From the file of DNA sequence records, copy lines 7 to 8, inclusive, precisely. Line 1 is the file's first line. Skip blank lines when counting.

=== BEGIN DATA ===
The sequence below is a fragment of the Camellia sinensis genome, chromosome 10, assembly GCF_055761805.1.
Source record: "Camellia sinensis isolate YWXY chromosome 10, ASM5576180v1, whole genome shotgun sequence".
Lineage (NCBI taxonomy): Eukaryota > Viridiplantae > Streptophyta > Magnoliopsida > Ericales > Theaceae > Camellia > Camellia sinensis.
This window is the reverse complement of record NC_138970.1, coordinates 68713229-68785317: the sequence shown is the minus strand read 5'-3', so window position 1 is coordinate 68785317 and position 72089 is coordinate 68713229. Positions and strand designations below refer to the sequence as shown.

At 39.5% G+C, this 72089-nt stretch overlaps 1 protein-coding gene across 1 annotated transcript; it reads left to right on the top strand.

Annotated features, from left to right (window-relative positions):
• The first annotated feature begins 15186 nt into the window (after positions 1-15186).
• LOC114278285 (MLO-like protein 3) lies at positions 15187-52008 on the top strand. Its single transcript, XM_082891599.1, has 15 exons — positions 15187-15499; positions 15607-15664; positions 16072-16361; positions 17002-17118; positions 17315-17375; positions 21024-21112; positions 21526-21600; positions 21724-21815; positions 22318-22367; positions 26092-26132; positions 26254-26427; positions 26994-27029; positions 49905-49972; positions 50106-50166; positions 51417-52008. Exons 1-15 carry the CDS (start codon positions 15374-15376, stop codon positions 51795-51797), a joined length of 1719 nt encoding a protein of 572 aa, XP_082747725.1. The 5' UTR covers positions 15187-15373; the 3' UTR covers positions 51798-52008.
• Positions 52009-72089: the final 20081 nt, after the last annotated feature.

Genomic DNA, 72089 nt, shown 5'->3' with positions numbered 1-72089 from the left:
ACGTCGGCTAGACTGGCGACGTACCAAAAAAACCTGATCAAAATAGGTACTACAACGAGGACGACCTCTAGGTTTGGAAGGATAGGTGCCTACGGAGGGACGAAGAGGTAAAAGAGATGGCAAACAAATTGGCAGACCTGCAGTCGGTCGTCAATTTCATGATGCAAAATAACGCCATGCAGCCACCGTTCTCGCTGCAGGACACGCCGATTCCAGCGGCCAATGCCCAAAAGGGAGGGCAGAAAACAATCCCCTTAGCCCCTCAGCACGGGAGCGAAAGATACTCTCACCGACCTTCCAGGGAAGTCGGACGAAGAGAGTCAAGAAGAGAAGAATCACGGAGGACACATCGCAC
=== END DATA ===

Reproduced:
• The first annotated feature begins 15186 nt into the window (after positions 1-15186).
• LOC114278285 (MLO-like protein 3) lies at positions 15187-52008 on the top strand. Its single transcript, XM_082891599.1, has 15 exons — positions 15187-15499; positions 15607-15664; positions 16072-16361; positions 17002-17118; positions 17315-17375; positions 21024-21112; positions 21526-21600; positions 21724-21815; positions 22318-22367; positions 26092-26132; positions 26254-26427; positions 26994-27029; positions 49905-49972; positions 50106-50166; positions 51417-52008. Exons 1-15 carry the CDS (start codon positions 15374-15376, stop codon positions 51795-51797), a joined length of 1719 nt encoding a protein of 572 aa, XP_082747725.1. The 5' UTR covers positions 15187-15373; the 3' UTR covers positions 51798-52008.